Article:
European publishers need to build new businesses, says FAZ CEO

European publishers are currently facing two main challenges, said Tobias Trevisan, CEO of Germany’s Frankfurter Allgemeine Zeitung (FAZ), the country’s top quality daily newspaper, during the “Around the world in 60 minutes” session today during the World Newspaper Congress in Bangkok.

by Brian Veseling | June 3, 2013

“Europe is in an economic crisis and in many countries in Europe we see recession,” he said. “We are also in the middle of a structural change from print to the Internet. These two factors have a very strong impact on our industry and unfortunately, a very negative impact.”

While European publishers are seeing declines in both revenues and circulation, these vary considerably depending on the country, Trevisan said. But there is a positive side as well, he said.

“We have seen a huge increase in the numbers of readers on our websites, and I think we can say we have been successful in transferring our brands from print to digital, but unfortunately, only have a few have been very profitable,” Trevisan said.

He said the discussion that will dominate our future is “How can we produce products that are more attractive to our readers, especially for mobile devices?”

Offering a brief history of his company, Trevisan said FAZ was founded in 1949, and 10 years later it was brought into a non-profit foundation, which ensured the financial future of the paper.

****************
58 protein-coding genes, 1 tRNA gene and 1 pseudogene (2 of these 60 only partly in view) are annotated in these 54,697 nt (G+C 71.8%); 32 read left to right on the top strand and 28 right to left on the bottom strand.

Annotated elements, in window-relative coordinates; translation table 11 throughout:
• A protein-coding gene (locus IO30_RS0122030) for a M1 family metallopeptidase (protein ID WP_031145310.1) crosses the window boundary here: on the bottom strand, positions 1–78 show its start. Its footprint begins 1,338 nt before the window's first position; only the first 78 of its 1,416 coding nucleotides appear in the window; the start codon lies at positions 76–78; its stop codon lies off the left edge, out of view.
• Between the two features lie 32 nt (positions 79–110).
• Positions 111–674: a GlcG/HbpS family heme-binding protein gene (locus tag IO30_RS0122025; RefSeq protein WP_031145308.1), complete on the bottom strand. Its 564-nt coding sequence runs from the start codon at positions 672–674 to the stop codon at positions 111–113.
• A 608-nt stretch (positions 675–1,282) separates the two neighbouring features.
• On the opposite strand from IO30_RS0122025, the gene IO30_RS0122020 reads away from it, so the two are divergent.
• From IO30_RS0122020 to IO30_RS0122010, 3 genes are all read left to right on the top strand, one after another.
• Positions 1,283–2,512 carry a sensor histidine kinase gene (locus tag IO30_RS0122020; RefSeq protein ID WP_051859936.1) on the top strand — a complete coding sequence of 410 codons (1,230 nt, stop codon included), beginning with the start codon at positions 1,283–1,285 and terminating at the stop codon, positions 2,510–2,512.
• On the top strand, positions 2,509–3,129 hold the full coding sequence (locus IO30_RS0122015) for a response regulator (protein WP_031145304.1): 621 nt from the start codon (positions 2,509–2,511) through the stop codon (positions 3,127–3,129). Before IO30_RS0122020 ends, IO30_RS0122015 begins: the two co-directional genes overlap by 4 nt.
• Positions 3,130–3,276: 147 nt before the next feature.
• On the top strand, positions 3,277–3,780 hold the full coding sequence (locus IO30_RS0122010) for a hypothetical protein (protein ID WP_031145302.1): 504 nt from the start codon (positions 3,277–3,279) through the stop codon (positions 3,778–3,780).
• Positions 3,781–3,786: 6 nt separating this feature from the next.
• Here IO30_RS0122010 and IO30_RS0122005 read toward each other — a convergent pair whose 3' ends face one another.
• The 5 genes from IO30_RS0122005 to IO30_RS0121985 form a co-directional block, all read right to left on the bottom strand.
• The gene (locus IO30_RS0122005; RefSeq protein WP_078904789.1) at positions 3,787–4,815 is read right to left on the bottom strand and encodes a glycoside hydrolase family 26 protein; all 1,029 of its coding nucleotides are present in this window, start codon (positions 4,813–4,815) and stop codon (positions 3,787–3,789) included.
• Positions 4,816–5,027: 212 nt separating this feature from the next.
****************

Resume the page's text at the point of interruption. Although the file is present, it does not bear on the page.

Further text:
Soon afterward, the newspaper became the quality leader in the German newspaper industry and one of the most important voices in the western world.

“In Germany, FAZ is an institution,” Trevisan says. “Many people might disagree with what we have to say, but nobody wants to miss us. We have an important responsibility and obligation to keep the newspaper independent – and this means profitable.”

In recent years, the FAZ has invested in its digital business and in other areas as well, he said.

“Looking forward, I see our strong brand helping us get into new businesses in the digital world and the real world,” Trevisan said. “This is what we have to do, and we have to do it very quickly because Europe does not have enough young people.”

For now, Trevisan says, “Newspapers in Europe still have very high penetration in the baby-boom generation, and this is the most important target group for advertisers, but we need to build new businesses.”

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